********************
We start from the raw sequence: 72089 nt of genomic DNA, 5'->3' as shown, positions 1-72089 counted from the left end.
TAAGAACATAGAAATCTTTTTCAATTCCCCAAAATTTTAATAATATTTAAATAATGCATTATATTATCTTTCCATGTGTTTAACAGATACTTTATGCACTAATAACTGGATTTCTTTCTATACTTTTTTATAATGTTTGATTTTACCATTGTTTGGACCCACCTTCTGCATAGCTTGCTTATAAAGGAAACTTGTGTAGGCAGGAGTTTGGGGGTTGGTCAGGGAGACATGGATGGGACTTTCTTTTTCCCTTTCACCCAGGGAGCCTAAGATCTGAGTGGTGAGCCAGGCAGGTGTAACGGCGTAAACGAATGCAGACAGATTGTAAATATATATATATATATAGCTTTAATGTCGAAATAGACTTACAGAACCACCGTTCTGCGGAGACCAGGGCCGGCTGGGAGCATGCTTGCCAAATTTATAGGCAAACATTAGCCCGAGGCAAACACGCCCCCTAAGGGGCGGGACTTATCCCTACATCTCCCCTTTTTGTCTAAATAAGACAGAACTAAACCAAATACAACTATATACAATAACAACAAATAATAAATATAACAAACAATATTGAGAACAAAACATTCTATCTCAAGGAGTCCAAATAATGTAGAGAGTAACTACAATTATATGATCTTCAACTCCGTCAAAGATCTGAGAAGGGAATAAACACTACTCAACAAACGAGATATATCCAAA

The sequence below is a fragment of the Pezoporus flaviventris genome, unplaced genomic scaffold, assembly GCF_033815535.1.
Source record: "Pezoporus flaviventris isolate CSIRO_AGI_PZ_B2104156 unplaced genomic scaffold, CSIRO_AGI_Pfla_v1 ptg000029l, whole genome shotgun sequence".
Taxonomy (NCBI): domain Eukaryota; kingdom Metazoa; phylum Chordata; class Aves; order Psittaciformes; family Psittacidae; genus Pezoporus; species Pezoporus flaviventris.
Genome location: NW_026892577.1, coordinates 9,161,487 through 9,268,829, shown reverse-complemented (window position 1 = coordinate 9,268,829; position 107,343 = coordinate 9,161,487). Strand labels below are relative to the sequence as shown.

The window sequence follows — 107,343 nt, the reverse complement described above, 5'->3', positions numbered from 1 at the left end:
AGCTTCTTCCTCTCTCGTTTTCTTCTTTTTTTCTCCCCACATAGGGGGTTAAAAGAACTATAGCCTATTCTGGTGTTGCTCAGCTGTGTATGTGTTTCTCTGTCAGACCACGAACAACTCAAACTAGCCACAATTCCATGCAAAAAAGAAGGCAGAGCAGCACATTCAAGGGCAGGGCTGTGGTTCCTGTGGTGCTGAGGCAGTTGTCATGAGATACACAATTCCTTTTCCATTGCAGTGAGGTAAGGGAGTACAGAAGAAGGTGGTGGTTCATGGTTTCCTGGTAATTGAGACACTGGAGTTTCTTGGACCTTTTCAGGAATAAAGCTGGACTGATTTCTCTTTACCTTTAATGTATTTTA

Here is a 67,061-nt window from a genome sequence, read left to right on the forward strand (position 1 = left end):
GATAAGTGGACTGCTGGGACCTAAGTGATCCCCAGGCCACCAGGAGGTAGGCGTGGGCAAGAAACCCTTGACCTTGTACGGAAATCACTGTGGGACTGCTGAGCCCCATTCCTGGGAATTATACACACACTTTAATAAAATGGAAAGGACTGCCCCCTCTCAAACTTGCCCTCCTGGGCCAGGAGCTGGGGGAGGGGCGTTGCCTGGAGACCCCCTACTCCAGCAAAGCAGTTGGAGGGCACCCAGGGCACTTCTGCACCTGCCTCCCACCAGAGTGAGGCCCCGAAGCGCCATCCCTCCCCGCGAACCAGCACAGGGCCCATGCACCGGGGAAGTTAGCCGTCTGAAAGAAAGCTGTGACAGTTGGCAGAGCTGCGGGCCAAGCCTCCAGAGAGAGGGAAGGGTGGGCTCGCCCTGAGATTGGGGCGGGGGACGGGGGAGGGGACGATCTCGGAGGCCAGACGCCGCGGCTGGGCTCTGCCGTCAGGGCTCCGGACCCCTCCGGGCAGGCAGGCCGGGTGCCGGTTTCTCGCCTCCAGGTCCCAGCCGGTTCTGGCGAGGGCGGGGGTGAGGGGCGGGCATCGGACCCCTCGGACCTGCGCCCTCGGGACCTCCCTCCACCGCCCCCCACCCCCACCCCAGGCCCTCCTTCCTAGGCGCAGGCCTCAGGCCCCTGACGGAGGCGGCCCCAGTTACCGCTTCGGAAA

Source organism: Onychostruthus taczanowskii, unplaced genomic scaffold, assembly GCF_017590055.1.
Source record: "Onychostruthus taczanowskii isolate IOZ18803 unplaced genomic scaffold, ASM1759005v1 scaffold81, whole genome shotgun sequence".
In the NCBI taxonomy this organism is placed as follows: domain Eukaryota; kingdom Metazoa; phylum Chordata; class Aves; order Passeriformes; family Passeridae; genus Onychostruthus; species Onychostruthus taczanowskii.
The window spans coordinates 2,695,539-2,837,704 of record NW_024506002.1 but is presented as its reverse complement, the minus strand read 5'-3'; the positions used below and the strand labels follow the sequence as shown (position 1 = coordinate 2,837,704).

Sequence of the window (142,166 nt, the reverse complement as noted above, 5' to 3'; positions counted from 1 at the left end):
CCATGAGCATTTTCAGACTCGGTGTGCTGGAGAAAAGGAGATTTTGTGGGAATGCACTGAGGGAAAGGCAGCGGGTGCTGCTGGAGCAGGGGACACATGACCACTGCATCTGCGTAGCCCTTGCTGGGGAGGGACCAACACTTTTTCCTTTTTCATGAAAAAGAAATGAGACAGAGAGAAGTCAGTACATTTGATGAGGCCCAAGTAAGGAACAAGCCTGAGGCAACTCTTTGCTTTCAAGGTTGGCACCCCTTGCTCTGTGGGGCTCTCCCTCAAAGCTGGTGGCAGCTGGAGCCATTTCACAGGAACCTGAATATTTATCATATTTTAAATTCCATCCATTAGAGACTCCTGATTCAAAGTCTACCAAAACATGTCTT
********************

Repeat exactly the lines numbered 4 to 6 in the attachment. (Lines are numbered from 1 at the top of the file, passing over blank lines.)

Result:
Source record: "Pezoporus flaviventris isolate CSIRO_AGI_PZ_B2104156 unplaced genomic scaffold, CSIRO_AGI_Pfla_v1 ptg000029l, whole genome shotgun sequence".
Taxonomy (NCBI): domain Eukaryota; kingdom Metazoa; phylum Chordata; class Aves; order Psittaciformes; family Psittacidae; genus Pezoporus; species Pezoporus flaviventris.
Genome location: NW_026892577.1, coordinates 9,161,487 through 9,268,829, shown reverse-complemented (window position 1 = coordinate 9,268,829; position 107,343 = coordinate 9,161,487). Strand labels below are relative to the sequence as shown.